1. @drmouse your maths are a bit off. You don’t need 12 wins in a 20-race season (I’m counting Abu Dhabi as two races since there were double the points) to win the title if everyone else DNF’s.
          I also don’t think he effectively meant middle of the year as opposed to middle of the season – which is more like after either 9 or 10 races (but seeing Abu Dhouble, after 10 races). So that’s 250 possible points.

          Not that it’s not a stupid statement. But if you’re going to take it literally and disprove it that way, you could use the right numbers as well :)

          1. D’oh, brain failure! I looked at the 300 points left and took the difference. Stupid mistake, obviously 2 more races.

      6. If nobody else finishes a race.

      7. Anthony was obviously talking figuratively as with the 150%. He used to run a computing consultancy so there’s not really a platform for a lot of smartasserie about it, taking it literally.

      8. That is just one of the obvious mistakes in thinking displayed in there @ColdflyF1, but I guess we can just summarize it with “IF” is F1 written the other way round.

        If Hamilton had had more bad moments, Rosberg would have won
        If Renault would have had a better engine, Ricciardo might have been able to win the Championship
        If, If, IF. Fact is, over a championship I still have to see any driver not meet any unforseen setbacks, so its really just beating your chest saying you feel good in front of the year.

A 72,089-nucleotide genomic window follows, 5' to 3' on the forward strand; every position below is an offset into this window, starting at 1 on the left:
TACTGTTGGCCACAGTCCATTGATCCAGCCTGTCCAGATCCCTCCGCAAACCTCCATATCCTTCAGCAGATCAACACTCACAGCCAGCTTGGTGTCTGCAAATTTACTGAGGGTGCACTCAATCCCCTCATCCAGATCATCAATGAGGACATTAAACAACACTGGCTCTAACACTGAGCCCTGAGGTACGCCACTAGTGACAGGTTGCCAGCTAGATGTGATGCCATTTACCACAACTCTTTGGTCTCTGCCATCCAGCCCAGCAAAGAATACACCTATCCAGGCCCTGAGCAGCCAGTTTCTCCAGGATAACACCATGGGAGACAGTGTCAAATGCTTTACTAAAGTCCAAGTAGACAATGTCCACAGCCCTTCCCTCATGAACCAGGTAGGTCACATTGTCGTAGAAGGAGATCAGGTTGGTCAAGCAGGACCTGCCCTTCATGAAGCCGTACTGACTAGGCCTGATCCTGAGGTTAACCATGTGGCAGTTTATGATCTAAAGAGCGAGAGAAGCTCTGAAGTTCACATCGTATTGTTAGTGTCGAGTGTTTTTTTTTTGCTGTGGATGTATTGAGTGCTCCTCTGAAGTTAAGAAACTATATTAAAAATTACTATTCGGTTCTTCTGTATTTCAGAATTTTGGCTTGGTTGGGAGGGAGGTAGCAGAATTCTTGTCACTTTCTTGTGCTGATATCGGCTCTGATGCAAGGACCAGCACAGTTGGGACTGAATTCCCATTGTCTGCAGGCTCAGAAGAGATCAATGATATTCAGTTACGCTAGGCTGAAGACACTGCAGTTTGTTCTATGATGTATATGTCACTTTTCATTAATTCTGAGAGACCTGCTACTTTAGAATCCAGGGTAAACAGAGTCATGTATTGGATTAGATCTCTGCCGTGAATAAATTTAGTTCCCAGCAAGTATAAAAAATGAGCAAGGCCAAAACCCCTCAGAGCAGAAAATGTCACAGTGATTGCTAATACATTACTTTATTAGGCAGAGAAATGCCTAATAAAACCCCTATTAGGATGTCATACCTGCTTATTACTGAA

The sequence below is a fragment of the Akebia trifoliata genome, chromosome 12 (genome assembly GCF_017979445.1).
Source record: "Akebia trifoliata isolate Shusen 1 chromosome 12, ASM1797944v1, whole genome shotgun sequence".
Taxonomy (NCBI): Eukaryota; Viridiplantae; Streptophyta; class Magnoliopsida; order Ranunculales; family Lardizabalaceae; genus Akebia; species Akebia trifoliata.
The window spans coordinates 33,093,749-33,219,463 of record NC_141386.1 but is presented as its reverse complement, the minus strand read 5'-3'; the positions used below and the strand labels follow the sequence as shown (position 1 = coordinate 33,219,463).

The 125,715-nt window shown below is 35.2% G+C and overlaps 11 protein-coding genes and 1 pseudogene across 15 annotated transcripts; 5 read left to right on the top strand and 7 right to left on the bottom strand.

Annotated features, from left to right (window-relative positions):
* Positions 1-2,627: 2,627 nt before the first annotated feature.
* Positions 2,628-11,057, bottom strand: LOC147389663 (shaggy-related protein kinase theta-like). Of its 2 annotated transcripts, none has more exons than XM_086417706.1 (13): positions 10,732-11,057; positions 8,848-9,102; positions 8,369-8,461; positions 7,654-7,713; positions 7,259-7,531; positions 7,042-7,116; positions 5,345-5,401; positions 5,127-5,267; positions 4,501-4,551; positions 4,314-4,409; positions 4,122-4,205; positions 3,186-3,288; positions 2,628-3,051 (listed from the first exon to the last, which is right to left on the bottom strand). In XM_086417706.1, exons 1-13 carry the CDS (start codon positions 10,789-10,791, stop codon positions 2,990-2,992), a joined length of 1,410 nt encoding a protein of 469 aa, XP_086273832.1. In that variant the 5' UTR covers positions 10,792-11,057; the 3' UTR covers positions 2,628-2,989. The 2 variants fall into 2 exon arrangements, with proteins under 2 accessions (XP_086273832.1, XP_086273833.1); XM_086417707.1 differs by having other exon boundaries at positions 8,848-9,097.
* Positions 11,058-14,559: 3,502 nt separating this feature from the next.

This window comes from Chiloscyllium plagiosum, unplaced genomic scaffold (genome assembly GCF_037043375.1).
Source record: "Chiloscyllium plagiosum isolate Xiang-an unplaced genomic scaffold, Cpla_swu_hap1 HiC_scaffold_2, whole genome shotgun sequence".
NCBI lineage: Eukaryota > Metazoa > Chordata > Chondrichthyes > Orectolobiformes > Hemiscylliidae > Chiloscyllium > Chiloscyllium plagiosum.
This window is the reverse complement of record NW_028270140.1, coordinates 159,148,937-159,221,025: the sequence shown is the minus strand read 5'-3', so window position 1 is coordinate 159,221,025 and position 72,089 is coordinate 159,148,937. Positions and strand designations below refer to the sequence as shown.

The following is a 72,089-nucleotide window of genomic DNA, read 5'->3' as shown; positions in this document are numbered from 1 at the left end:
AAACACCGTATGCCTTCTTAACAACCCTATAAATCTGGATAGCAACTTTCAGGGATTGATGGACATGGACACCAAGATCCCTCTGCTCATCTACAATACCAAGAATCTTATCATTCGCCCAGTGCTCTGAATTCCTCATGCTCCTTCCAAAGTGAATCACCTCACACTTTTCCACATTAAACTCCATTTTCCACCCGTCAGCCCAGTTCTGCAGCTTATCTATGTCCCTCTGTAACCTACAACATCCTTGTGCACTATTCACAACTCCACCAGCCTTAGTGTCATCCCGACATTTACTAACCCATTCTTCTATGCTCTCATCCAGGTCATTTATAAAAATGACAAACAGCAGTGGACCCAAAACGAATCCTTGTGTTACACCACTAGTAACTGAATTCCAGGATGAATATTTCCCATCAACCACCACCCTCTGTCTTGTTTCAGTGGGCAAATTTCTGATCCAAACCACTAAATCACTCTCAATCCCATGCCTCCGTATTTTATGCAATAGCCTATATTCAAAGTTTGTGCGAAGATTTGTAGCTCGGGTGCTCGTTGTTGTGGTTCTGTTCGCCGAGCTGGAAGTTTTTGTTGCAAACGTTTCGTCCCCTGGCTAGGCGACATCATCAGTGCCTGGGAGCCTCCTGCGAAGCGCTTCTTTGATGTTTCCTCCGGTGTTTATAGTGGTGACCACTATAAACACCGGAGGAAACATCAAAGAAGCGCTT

5. “You never know, but I think if you look at what Lewis went through last year, we started the year where we felt that if everything had gone well, by mid-year he probably would have won the championship,” he told Sky Sports Online.

      Alrighty then.

    6. I would rather see a race held in New Zealand or a GP return in France, Argentina, Portugal, Sweden and Netherlands than another GP in the Middle East.

      1. Get your $50m. and call Bernie, sorted.

      2. LMAO @ New Zealand

      3. It’s not a case of where the fans would rather see a race, it’s more to do with who has the most dollars and pounds. Personally I like the races in the middle east far more entertaining than the Russian GP.

      4. Out of the Gulf tracks, I think Dubai’s deserves a chance.

      5. I agree with this comment, but I would rather have a GP in Finland rather than Sweden.

      6. NZ doesn’t exactly have a circuit capable of hosting a Formula One round, nor do we have a population that would support it too much.

        We have too much of a… “V8, Holden v Ford culture”

    7. I doubt Vergne would get the Ferrari drive to be honest. Ferrari, in my view, would be more likely to pick a driver who competed in 2015. Alonso maybe? ;)

      On a more realistic note, these are some articles I found which I think are worth mentioning.

      Tilke discusses redesigned Mexico City track (Fox Sports)